OK, time to hit the showers.

Posted by: Curmudgeon | December 12, 2007 5:58 AM | Report abuse

Good morning, friends. Mudge, that does sound lovely. I also missed the Xmas boodle porching hours, but alas, that isn't news is it?

Morning, Slyness, Martooni, Scotty, and all.*waving*

Can't stay long, we're trying to meet the bus. And the g-girl and Spongebob are still doing their thing with the toothbrush.

Have a good day, folks. We're edging closer to that wonderful day, and instead of cold here, it seems more like summer, sweat and all. I suspect it will end sometime around the weekend.

Good morning, daiwalan. Have a real good day filled with lots of love, it's better than candy.

God loves us so much more than we can imagine through Him that died for all, Jesus Christ.

Posted by: Cassandra S | December 12, 2007 6:24 AM | Report abuse

Double blessings from the night into the morning. Thanks, CP. Thanks, Cassandra.

Posted by: daiwanlan | December 12, 2007 7:50 AM | Report abuse

NO BPH for me today, alas; still fighting a very bad crud cold that will not go away. I shall miss Moose, who also lives in College Park. Heya, Moose, we can meet at College Perk someday or have breakfast at IKEA.

Dreamt last night of an international boodle event at Niagara Falls. Even the far flung international readers arrived. We kept looking for Marilyn Monroe and Joe DiMaggio...weird, but satisfying.

Take care in that ice mid section; hope that Birdie is not too cold.

Posted by: College Parkian | December 12, 2007 8:05 AM | Report abuse

Good morning, all.

Look, here's Joel's profile of Fred Thompson:

And here we thought he was down in Tennessee doing an informal "On the Road" random sampling and survey of rural whiskey stills...


Posted by: bc | December 12, 2007 8:18 AM | Report abuse

I'm able to hang out for a few more minutes than usual this morning. I have a date with a bunch of third graders at my granddaughters school for 'Show and Tell.' I'm going to show them 'how to mend clothes' which will actually be how to sew on a button. I agreed to this in a moment of grandmotherly love (anything for you, dear). My daughter just called to inform me that the whole class is excited about my visit and my picture is on the bulletin board, yikes! Pressure! I have to perform before a group of nine year olds. Luckily I threaded 20 needles last night so if nerves overcome me, at least they won't see my hands shaking. ;-)
Wish me luck.

Posted by: Bad Sneakers | December 12, 2007 8:20 AM | Report abuse

Mudge writes:"Not much to report this morning. Fred Thompson is the candidate du jour in the former 'On Being' box, which means it's yet another collection of stories I'm not gonna read."

BTW, Mudge, go ahead and *not* read that collection of Thompson stories in the WaPo this morning.

See my 8:18 AM post for further details.


Posted by: bc | December 12, 2007 8:22 AM | Report abuse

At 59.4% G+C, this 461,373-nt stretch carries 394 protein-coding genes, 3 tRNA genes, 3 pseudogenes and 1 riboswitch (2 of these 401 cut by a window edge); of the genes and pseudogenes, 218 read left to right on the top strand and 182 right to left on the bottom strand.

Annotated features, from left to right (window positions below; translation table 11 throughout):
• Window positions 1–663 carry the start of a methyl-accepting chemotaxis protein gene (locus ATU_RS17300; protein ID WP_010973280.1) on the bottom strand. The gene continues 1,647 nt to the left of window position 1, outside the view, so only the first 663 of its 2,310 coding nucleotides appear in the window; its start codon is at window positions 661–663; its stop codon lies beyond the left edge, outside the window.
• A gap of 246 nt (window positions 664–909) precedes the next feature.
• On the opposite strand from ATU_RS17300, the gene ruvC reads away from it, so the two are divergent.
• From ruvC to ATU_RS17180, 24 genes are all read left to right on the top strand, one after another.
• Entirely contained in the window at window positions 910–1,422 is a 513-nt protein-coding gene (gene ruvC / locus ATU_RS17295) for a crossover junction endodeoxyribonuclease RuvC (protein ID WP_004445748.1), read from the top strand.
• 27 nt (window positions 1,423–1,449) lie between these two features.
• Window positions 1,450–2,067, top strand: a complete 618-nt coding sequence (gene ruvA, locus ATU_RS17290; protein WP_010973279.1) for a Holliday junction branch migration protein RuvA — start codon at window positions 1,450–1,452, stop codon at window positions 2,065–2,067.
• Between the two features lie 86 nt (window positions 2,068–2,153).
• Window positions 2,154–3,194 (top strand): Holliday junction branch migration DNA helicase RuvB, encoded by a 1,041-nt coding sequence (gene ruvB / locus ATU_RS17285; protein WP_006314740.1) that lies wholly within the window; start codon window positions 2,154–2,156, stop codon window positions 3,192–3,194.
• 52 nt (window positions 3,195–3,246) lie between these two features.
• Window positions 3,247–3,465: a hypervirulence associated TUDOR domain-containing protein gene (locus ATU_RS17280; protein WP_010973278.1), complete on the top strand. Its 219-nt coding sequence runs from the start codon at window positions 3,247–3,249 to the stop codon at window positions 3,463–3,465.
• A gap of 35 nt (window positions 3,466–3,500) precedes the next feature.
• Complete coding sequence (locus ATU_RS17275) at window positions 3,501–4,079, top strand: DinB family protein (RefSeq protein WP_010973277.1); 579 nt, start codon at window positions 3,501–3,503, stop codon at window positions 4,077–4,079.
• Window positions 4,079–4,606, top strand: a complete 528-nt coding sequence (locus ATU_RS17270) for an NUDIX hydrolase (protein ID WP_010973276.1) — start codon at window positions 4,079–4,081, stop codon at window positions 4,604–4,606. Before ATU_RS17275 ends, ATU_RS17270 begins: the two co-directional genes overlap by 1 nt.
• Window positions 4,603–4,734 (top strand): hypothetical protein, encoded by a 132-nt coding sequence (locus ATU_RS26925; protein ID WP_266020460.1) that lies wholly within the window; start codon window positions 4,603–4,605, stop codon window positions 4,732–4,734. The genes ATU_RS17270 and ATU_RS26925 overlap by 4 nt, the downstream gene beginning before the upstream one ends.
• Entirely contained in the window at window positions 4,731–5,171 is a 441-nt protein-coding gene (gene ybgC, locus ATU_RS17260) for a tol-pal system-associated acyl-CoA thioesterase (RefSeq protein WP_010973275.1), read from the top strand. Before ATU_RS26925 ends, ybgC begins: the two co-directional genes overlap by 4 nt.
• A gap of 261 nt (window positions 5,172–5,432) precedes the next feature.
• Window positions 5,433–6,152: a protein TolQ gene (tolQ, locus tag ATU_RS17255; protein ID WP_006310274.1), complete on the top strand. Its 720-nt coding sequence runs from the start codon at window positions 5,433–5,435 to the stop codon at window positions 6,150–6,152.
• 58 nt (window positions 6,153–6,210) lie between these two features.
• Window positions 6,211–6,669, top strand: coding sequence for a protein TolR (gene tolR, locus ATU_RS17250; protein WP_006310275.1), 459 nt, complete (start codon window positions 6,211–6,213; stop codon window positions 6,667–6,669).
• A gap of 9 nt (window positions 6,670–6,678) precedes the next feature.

'morning Cassandra, Mudge.
It's pretty outside today. We got a couple of inches of fresh snow to cover the old one from last Saturday. This December I feel like I'm back in Quebec city, the snow doesn't have the time to get dirty before we get some more. The Puppy loves the fresh snow but because of its short legs and extra-wide chest it is not making tracks anymore but a trench with dog tracks at the buttom. And please heed Zappa's advice and don't eat the yellow snow. Specially around our place.

Posted by: shrieking denizen | December 12, 2007 8:23 AM | Report abuse

Thanks bc for the tip. I almost missed JA's piece because there is no clue on the WaPo who wrote 'Bigger Than Life", even the photographer is properly recognized. I did read Robin Givhan though.

Posted by: daiwanlan | December 12, 2007 8:45 AM | Report abuse

Tangent, keep your chin up. There's someone out there for everyone, you'll find yours soon, I'm sure.

'Mudge, those butt connectors didn't happen to be blue, now did they??

*really-really-REALLY-looking-forward-to-the-BPH-for-many-reasons Grover waves*


Posted by: Scottynuke | December 12, 2007 8:50 AM | Report abuse

NEW KIT!!!! :-)

Posted by: Scottynuke | December 12, 2007 8:51 AM | Report abuse

New Kit!

Posted by: dmd | December 12, 2007 8:51 AM | Report abuse

G'morning, all. Hey, Cassandra!

I'm back from the morning walk, all hot and sweaty. It's to be 77 here today; I'm ready for the weather to be seasonal. Oh, and some rain too.

Last night, we went to dinner at third daughter's. She's 21 weeks into carrying twins and is therefore looking very pregnant. (Bless her heart, it'll only get worse!) We took their Christmas present: a rocking chair I picked up at the church attic sale. Of concern is that her husband, a Navy reservist, has orders for his 2008 training for late January/early February. If Congress can't get its act together and pass a funding bill, that training may have to be delayed. This is NOT a good thing at this point in their lives.

So Congress, get crackin'!

Posted by: Slyness | December 12, 2007 8:56 AM | Report abuse

CP, hope you get well soon. BPH at Niagara Falls... that would be fun.

Any of you had turducken before? Sounds interesting. Wonder how the individual birds would taste.

Posted by: rainforest | December 12, 2007 9:15 AM | Report abuse